CREAF attends the Conference of Parties 15 for biodiversity, held this year in Montreal, Canada, and is organised every two years by the Convention on Biological Diversity (CBD). It will do so thanks to a CREAF delegation teamed up with Alícia Pérez-Porro, CREAF scientific coordinator, Lluís Brotons, CSIC researcher at CREAF, and CREAF researchers Sergi Herrando and Daniel Villero, all of them will be in Canada from 9 to 16 December. This delegation will coincide with a commission of the Government of Catalonia, which will also attend to present the initiatives they currently promote to reverse the loss of biodiversity and that are included in the Natural Heritage and Biodiversity Strategy of Catalonia 2030.
“Science must have a place in international multilateral conventions such as COPs, because of the scientific component of the issues being discussed, as well as to inform about the possible solutions to face them”, says Pérez-Porro, adding, “unlike the climate emergency, where many public policies are focused on reducing greenhouse gas emissions, in biodiversity conservation, we find a paradigm shift, with different definitions of biodiversity (the totality of living beings, genetics and ecosystems), with more widespread challenges to address and a lack of comparable indicators to those of CO2 concentration that includes the climate debate”.Alicia Pérez-Porro, CREAF’s scientific coordinator.
This is the first year CREAF, as a research centre, acts as an observer institution at a biodiversity COP; also, the members of this delegation represent essential scientific bodies in the study and monitoring of biodiversity loss. On the one hand, Lluís Brotons has an outstanding role as a member of the IPBES, the Intergovernmental Panel on Biodiversity and Ecosystem Services (a sibling panel to the IPCC, but focused on nature preservation), and Sergi Herrando, a member of the European Bird Census Council coordination team, the European reference body for monitoring birds, key groups for understanding the state of health of the planet. Both, together with Daniel Villero, an expert in reptiles and amphibians, are travelling to Montreal to share knowledge on how climate change, fires and changes in land use affect biodiversity, the role of citizen science in the long-term monitoring and, most importantly, to explain the experience of transferring knowledge to public policy and decisions makers, a line of work that has enabled CREAF to coordinate the first report on the State of Nature in Catalonia and the Biodiversity Observatory of Natural Heritage and Biodiversity in this region.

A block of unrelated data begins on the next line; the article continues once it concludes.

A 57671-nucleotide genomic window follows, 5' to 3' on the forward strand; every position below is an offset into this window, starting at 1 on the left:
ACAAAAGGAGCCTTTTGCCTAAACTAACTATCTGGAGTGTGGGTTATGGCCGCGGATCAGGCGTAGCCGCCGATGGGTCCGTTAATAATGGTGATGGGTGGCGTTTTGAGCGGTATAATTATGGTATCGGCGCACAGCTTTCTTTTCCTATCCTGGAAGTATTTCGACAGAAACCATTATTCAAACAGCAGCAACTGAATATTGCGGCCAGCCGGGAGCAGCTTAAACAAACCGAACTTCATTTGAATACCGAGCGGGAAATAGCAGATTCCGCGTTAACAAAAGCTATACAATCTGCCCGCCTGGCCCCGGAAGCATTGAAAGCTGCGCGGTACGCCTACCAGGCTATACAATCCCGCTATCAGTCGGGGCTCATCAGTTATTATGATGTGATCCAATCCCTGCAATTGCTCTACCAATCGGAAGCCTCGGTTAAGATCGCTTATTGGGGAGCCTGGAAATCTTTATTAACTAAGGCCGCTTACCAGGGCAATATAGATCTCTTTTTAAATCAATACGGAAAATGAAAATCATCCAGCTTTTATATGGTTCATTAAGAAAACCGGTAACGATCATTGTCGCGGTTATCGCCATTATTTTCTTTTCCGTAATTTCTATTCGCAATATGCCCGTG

At this COP, which has been postponed several times by COVID-19 and was going to be held initially in Kunming (China), countries will negotiate an ambitious, comprehensive and transformative global framework to preserve and restore biodiversity beyond 2020. The aim will be to effectively and simultaneously address biodiversity loss’s direct and indirect drivers and promote nature restoration. Moreover, it will incorporate indigenous’ rights and equity improvements.
Montreal wants to be the “Paris of biodiversity”
Just as the UNFCCC COP21 in Paris was the birth of the Paris Agreement, the CBD COP15 in Montreal aims to be the “Paris of biodiversity”, a groundbreaking meeting that will set ambitious objectives and actions to reverse the biodiversity loss to tackle the climate crisis. The idea is to propose intermediate milestones for 2030 to accelerate political action in defence of nature and to set the main pillars for 2050.
The CBD is a multilateral treaty on how nations should use and protect the Earth’s natural resources on which humanity depends. It was born to halt biodiversity loss by 2010 and was opened for signature at the Rio Summit in 1992; all UN countries ratified it except the United States (so far, 196 countries have signed it). It is clear that its initial goal of halting biodiversity loss by 2010 failed, so at the CBD COP10 conference in Japan in 2010, a new 10-year strategic plan was agreed upon, including the 20 Aichi Biodiversity Targets. None of these targets has been fully met, but we have much to learn from the way forward over the past ten years.
“Despite the failure, up to 70 birds and mammals species have been prevented from extinction since the CBD came into force in 1993. Conservation efforts have been manifold and have not failed across the board, but we need more ambitious measures and we need to improve on the actions taken so far,” says Pérez-Porro.
30 by 30, restoration and pro-nature funding changes
The science is clear: as global biodiversity continues to decline at an alarming rate, we must restore the natural processes we have lost and protect 30% of terrestrial, inland water and marine areas by 2030 – the famous ’30 by 30′ proposed by the European Union..
“It is important to remember that it is necessary to maintain and increase the protection of biodiversity but also to recover nature where we have lost it in order to reverse its loss both inside and outside protected areas and move towards a transformation of our societies compatible with its preservation”.Lluis Brotons, CSIC researcher at CREAF.
COP15 also aims to reform subsidy policies that currently spend around $1.8 trillion a year to subsidise activities that harm nature, according to a report by coalitions of sustainability-focused business and conservation groups. On the other hand, they want to promote incentives and increase funding to support nature, aiming to redirect this cash flow to protect biodiversity. Investments in nature-based solutions, i.e. using the protection, management and proper restoration of ecosystems to solve societal problems, must be increased at least threefold by 2030. This is the only way to combat climate change, biodiversity loss and desertification, according to the UN’s State of Nature Finance 2021 report.